CHEM 101
General Chemistry

J. D. Cronk    Syllabus    Topics


Energy: Foundational concepts

Forms of energy: Kinetic and potential. Work and energy. Heat and temperature. Electrostatic potential energy.

Energy: kinetic and potential

The concept of energy is fundamental to the physical sciences. Here we aim to set forth some first principles regarding energy, and to introduce some of the forms that energy takes that are of particular importance to chemistry. First of all, it is often very useful to define a system to mean a particular part of the universe upon which our observations are made. The system is made up of an object or collection of objects, and is distinguished from the rest of the universe - which we call the surroundings - by a real or imaginary boundary.

A sample of gas held within a fixed volume, such as a metal cylinder, is an example of a system - one that will be of relevance to us when we take up the study of general properties of gases. Further examples are a sample of gas inside a balloon or a combustion mixture in a cylinder with a piston. In both these cases the system is enclosed by a physical, but movable boundary, so that the volume of the system is not fixed. An additional example that we will often consider is that of a mixture of substances in solution undergoing a chemical reaction within a test tube or beaker. The terminology introduced here is of particular importance in the study of how energy manifests in chemical systems, which falls largely under the heading of thermodynamics.

In general chemistry, the systems we consider as relevant are typically at rest and gravitational effects are ignored. Often, we are most interested in systems within which chemical reactions take place, the chemical composition of the system changing with time. Let us for the moment, however, adopt a broader perspective by using mechanical systems such as a swinging pendulum, or billiard balls rolling and colliding, to help us understand general principles relating to energy.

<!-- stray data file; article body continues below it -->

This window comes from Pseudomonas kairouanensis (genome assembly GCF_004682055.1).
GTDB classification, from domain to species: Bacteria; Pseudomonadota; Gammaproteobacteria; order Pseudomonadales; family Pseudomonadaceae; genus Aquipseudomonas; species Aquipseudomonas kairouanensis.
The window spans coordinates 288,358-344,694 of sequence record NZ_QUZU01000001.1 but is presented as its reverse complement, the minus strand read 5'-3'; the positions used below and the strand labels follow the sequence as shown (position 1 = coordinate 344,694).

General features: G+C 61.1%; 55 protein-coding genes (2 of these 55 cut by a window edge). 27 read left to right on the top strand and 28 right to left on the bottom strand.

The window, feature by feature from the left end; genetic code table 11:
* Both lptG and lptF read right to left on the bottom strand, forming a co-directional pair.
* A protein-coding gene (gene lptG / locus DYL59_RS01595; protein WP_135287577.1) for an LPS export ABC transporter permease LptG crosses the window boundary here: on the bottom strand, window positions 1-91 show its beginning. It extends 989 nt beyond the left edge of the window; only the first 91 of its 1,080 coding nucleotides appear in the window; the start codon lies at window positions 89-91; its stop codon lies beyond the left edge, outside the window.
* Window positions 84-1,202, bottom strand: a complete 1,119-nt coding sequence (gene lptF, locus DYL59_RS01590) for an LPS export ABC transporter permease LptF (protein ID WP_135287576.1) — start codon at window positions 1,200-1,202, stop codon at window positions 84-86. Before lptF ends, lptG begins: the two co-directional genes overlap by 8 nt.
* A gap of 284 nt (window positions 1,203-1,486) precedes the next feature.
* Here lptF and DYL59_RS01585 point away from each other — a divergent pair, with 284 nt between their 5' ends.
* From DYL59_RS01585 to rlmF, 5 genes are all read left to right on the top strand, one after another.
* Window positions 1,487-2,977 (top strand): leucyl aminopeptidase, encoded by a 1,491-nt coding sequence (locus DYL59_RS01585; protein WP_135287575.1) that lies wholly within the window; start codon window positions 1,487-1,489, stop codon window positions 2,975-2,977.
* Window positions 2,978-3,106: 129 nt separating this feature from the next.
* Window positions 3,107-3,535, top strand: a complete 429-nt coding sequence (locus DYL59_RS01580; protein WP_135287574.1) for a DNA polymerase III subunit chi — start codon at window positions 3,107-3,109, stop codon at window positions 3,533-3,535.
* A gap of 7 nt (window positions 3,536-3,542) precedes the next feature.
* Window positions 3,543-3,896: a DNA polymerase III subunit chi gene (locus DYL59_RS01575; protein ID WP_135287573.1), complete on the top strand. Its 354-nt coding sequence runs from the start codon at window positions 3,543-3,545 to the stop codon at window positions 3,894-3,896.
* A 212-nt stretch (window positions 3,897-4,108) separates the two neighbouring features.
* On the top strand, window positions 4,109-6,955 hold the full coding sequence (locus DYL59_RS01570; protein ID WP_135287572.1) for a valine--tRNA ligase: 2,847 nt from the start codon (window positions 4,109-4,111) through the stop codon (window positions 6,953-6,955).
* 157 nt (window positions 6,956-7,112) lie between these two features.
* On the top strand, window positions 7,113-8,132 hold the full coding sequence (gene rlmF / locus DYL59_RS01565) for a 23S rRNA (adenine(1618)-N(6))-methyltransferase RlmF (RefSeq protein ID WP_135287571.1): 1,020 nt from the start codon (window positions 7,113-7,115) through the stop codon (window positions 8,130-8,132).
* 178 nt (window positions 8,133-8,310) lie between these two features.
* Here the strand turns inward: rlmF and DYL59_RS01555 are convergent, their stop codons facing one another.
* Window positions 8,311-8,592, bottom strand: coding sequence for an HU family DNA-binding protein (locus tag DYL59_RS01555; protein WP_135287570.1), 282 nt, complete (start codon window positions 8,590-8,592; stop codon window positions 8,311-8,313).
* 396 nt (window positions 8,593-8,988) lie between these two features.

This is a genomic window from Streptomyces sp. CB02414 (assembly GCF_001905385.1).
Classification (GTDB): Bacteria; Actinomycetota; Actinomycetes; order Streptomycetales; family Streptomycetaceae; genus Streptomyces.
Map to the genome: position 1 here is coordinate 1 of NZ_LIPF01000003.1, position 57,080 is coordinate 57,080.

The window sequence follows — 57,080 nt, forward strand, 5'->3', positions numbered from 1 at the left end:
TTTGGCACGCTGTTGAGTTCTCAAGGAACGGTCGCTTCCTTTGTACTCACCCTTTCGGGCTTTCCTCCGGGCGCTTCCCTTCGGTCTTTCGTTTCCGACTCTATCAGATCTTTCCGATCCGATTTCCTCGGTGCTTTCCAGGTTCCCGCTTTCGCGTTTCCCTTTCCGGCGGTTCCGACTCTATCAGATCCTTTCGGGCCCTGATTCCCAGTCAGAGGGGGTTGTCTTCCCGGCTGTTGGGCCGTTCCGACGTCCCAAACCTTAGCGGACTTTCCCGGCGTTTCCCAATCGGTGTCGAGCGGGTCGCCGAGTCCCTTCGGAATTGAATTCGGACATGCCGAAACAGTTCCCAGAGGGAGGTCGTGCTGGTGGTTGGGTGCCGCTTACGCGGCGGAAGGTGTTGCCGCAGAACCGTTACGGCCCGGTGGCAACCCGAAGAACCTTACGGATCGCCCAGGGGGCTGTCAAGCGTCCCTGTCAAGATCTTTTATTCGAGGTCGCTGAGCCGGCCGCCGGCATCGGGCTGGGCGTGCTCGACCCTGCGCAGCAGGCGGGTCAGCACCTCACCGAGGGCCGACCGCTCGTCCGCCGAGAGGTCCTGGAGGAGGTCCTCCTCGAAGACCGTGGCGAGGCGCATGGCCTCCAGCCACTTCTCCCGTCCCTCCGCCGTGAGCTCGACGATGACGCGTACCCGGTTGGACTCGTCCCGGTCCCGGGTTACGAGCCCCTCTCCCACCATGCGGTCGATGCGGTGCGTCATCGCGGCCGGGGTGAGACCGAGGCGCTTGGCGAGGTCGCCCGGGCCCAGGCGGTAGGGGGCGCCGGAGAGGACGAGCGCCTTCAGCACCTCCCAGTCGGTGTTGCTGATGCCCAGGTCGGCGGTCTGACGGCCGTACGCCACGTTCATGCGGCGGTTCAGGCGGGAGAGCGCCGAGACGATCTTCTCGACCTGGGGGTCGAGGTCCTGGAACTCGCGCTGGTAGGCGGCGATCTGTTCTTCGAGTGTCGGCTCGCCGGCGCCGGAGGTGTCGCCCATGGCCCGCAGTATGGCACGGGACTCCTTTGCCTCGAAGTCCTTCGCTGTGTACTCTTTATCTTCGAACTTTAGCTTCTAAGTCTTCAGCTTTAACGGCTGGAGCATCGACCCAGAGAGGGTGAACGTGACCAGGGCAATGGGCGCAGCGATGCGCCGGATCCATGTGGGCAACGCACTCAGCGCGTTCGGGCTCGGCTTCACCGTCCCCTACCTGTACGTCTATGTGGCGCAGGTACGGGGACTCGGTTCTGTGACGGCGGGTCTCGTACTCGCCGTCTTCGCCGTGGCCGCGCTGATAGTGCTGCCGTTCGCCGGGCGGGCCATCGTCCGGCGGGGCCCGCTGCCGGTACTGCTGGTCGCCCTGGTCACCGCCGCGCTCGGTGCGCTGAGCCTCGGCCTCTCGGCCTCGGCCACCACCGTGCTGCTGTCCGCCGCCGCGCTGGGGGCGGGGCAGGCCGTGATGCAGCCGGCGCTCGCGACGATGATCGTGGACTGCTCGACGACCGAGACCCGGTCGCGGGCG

A system can be said to possess energy in two different ways, which we call kinetic and potential energy. Kinetic energy is the energy of matter in motion. Physics provides an exact mathematical definition of kinetic energy (KE), shown in the equation (below left).

Equation defining kinetic energy

Here, the kinetic energy of an object is represented as a product of the object's mass (m) and the square of its velocity (v), multiplied also by the constant ½. If the system consists of more than one object, the total kinetic energy is expressible as a sum of the kinetic energies of the individual objects.

We can derive units for energy given this definition. The SI unit for energy is the joule (J), which is defined as:

1 J  =  1 kg·m·s−2

Potential energy is the energy of a system that can typically be converted to kinetic energy in some form, and able to produce, in some measure, a quantity called work (discussed further below). A clear example of potential energy is a brick on the ledge of a building. The brick has a certain amount of potential energy by virtue of its height - its location with respect to a gravitational field. If we give the brick a nudge, so that it falls off the ledge, it spontaneously moves in the direction of lower gravitational potential energy, and as it does so it gains kinetic energy. Another example is the electric potential energy of a battery (which is expressed in terms of voltage). When a circuit is made with a wire and a light bulb, connecting the two terminals of a battery, the difference in electric potential between them cause electrons in the wire to move (kinetic energy), resulting in the production of both heat and light.